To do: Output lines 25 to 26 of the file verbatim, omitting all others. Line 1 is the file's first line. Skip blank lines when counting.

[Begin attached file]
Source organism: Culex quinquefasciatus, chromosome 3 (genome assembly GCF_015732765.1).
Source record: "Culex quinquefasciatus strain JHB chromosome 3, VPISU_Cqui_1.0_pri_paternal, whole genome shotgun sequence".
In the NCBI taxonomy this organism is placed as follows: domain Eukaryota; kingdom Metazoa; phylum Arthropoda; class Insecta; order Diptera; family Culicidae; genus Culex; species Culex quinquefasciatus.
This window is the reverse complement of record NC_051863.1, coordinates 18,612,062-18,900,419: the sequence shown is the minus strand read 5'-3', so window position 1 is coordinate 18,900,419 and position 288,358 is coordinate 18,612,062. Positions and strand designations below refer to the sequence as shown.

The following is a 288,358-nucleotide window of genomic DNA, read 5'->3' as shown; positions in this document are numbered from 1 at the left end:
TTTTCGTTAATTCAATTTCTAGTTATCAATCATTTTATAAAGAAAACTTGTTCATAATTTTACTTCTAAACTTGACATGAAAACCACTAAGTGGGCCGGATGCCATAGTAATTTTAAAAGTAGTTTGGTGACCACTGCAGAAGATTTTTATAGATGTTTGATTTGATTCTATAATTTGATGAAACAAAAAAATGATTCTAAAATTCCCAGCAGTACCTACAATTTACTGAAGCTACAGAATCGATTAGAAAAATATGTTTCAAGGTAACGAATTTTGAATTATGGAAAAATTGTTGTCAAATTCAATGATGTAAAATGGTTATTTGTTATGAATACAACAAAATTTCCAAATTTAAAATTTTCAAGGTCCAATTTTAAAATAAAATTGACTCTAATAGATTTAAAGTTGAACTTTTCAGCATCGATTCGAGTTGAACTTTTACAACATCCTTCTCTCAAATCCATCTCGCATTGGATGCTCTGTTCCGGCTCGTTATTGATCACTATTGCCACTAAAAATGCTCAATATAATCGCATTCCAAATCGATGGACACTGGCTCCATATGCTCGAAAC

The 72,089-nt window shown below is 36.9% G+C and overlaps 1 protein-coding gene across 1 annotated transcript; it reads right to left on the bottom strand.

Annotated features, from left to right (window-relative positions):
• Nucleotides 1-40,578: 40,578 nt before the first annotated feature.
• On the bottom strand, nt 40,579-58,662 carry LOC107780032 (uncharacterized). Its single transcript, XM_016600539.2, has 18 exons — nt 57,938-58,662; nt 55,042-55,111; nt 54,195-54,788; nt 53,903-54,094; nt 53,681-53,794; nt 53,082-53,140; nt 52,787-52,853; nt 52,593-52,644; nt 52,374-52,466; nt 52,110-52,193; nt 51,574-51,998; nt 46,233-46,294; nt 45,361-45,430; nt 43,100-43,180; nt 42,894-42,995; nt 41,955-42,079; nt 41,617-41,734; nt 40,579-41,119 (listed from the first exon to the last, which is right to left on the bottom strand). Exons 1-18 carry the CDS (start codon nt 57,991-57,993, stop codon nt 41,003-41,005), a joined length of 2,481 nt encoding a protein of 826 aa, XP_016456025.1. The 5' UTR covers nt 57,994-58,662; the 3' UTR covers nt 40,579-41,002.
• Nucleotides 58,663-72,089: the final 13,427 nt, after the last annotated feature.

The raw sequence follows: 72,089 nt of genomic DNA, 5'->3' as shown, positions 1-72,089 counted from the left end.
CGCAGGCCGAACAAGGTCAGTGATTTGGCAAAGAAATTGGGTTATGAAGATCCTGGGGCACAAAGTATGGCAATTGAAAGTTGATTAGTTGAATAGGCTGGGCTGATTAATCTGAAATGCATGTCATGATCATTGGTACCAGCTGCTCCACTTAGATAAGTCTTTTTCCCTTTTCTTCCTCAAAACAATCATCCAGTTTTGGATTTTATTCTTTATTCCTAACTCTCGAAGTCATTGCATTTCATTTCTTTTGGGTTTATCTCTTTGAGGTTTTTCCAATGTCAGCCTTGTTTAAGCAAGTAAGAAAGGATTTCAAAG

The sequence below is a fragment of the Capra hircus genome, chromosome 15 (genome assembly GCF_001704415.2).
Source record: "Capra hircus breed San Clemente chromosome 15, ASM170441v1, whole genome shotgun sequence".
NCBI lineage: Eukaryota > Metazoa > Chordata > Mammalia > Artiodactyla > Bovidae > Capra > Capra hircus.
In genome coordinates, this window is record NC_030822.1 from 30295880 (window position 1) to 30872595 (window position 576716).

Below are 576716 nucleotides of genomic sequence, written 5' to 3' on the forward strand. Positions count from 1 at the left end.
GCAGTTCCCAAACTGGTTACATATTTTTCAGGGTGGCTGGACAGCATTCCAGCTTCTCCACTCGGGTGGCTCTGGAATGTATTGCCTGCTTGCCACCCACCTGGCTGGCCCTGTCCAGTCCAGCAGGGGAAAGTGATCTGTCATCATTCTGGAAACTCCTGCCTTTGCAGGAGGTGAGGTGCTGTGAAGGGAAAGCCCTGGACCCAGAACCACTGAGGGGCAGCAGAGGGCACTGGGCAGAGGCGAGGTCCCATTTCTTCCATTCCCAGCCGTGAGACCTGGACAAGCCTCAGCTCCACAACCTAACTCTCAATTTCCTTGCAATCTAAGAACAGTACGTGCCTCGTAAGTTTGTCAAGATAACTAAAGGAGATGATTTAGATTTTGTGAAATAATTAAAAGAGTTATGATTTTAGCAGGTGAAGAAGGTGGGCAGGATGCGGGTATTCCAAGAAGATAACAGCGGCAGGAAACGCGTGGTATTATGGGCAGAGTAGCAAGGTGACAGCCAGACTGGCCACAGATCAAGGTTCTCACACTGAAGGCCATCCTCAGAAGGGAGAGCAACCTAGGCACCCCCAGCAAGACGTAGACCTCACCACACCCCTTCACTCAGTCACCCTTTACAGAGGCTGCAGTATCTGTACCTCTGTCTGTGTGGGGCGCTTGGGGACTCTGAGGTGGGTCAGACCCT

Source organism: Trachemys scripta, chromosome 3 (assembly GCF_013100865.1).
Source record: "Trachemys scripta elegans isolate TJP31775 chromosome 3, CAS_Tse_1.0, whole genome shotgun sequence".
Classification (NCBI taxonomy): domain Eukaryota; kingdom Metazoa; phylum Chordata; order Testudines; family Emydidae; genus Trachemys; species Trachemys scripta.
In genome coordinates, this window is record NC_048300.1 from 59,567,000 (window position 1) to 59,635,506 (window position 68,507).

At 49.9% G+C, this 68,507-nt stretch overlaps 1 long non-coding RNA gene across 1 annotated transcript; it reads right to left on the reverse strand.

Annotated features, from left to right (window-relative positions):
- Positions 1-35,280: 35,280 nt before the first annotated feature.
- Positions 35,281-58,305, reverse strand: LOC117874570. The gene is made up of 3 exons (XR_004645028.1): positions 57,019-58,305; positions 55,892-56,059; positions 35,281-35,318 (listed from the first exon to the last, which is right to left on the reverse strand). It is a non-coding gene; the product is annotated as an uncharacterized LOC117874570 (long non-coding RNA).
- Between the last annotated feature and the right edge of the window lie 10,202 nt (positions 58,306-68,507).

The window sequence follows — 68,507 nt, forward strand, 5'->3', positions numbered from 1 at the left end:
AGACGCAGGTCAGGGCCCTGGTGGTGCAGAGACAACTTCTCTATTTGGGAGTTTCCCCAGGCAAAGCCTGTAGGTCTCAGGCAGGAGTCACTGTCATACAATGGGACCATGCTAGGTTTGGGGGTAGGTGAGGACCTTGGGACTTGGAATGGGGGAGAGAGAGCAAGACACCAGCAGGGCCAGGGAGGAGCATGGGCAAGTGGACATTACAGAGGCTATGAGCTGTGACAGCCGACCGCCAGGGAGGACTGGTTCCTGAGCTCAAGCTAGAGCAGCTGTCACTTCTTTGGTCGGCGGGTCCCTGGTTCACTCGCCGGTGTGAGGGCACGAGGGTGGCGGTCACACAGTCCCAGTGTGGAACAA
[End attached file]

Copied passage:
Annotated features, from left to right (window-relative positions):
- Positions 1-35,280: 35,280 nt before the first annotated feature.